Other countries offering HSR/bullet train service include Austria, Belgium France, Germany, Italy, Japan, Poland, Portugal, Russia, Spain, Sweden, Taiwan, Turkey, the U.K., the U.S. and Uzbekistan, according to Wikipedia. (The latter’s Tashkent-Samarkand HSR line is 344 km  miles long, connecting the two largest Uzbek cities, the Wiki web site says.)
A separate Wikipedia entry notes that China has a total of 16,755 km (10,424 mi) of HSR lines planned or under construction. The same article declares that the world’s longest HSR line is the 2,298 km (1,428 mi) link for the Chinese cities of Beijing and Guangzhou. A 36 km (22) mi) cross-border extension, will take the line into Hong Kong’s new West Kowloon Terminus (now under construction) by way of a dedicated tunnel connecting Hong Kong with mainland China. That extension is scheduled to open in 2017.
(Personal note: I’ve enjoyed one amazing HSR trip, from London’s Victoria Station to Paris’s Gare du Nord. [London departures now are from a sparkling new St. Pancras station (pictured below),
build to mimic Victorian-era station styles – which were large and very high-ceilinged because smoke from the coming-and-going coal-fueled engines would have been, in a lower-ceilinged structure, suffocating.]
(Now part of the Eurostar-branded system, which connects London with a spectrum of destinations on the European continent, the HSR train I rode through the then-new ‘chunnel’ – tunnel beneath the English Channel – was completed in 1994, at a cost of more than $21 billion.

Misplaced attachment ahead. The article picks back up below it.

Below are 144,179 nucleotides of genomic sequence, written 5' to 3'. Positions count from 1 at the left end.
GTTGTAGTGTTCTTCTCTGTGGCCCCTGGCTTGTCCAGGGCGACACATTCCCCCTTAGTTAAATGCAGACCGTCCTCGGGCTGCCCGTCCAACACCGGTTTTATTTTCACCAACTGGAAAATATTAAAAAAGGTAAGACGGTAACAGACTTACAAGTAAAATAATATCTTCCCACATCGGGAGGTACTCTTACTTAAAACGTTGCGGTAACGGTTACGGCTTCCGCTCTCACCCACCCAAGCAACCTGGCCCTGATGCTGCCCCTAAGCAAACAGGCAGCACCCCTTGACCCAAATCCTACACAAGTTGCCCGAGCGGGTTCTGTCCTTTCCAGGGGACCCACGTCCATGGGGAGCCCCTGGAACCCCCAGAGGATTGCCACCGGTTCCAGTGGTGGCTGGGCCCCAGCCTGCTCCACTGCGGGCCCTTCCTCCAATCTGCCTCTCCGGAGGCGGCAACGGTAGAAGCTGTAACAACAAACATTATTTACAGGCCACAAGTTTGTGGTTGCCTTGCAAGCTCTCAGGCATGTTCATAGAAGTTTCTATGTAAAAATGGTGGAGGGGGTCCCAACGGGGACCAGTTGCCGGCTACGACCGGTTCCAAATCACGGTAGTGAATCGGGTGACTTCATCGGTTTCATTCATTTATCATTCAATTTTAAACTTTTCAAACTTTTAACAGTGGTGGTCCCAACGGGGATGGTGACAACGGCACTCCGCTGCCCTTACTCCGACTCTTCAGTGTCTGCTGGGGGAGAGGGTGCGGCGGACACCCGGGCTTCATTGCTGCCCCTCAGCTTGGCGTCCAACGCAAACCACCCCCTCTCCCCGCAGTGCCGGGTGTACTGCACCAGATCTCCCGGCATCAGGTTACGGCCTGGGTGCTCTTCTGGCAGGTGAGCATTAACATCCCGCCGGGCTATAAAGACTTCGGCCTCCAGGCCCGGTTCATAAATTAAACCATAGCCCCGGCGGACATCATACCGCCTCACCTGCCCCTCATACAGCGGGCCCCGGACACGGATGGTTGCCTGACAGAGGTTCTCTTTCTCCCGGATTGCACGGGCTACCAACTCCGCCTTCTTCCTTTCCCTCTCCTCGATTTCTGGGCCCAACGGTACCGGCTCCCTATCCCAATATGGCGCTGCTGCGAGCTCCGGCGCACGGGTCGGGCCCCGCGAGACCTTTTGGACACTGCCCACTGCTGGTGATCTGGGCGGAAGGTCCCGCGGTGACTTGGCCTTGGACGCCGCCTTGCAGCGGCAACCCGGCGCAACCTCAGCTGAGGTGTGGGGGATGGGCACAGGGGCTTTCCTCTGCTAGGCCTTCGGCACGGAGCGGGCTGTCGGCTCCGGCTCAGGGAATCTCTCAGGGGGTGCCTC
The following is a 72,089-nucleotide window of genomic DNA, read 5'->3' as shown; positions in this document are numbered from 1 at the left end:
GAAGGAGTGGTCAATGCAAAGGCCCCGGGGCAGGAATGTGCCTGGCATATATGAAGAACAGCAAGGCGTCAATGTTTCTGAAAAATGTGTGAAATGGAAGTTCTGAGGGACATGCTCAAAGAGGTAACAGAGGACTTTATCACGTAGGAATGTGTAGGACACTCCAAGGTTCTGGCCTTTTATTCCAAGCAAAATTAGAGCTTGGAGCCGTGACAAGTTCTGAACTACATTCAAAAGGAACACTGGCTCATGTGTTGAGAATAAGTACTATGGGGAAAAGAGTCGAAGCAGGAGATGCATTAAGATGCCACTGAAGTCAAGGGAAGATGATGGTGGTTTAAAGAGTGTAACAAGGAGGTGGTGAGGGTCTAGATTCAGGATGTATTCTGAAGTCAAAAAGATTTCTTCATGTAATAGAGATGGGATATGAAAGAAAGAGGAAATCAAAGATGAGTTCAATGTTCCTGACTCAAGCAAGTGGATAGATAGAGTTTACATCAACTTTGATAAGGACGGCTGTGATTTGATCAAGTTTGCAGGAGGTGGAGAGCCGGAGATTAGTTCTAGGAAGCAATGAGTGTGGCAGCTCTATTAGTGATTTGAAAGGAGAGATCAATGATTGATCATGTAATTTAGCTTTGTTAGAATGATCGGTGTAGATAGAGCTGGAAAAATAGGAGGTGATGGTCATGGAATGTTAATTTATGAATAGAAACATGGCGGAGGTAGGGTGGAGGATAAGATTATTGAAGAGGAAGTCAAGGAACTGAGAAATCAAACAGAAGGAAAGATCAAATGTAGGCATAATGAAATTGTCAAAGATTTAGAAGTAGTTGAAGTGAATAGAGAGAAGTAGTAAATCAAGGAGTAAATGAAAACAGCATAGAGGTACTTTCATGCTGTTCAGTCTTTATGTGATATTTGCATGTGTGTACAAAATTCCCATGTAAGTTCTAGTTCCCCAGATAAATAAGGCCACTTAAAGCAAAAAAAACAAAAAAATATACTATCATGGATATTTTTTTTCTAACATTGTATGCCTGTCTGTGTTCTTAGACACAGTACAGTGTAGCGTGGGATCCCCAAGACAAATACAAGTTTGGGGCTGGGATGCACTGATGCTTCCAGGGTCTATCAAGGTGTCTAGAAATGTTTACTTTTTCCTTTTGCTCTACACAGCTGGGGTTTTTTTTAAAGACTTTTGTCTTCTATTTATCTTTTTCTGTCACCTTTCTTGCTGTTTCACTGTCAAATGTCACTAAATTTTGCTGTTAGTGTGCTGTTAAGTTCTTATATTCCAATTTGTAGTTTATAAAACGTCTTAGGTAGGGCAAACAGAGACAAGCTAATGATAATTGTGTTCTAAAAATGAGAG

(Having crossed from England to France [and vice versa] via relatively fast and somewhat slower air routes and a significantly slower rail-to-ship-to-rail that consumes half a day or more – even the by-air trips were long, because of journey times to and from airports at both ends – being able to travel from central London to the center of Paris in 2.5 hours was nothing short of a miracle. It would have been more so if, when we arrived in Paris, street sweeper types hadn’t been on strike, resulting in a Gare du Nord littered almost ankle-deep, it seemed, with trash that ordinarily would be regularly swept up in any of Paris’s six major train stations.)
HSR lines are incredibly costly, because curves must be ‘softened’, and continuously-welded rail is a must. And the trains that run on those lines need to be engineered (no pun intended) for air-pressure sensitivity (because of the high speed), a way-better-than-‘traditional’ concern than designers of earlier trains seldom considered.
But their economic worth is huge: Halving the time of a trip is immensely important to businesses and for tourism, which tends to rise sharply as ‘getting there’ gets faster. Resulting efficiencies, and resulting higher profits, in the long run, pay off for government sponsors of HSR in the form of increased tax revenue.
And at the end of the day – public service be damned – that, the revenue factor, is the driving force in many municipal, state and national actions in support of infrastructure. (The latter is Rachel Maddow’s favorite word – with good reason: When it’s supported, good things happen. When it isn’t, a raft of problems are right around the corner.)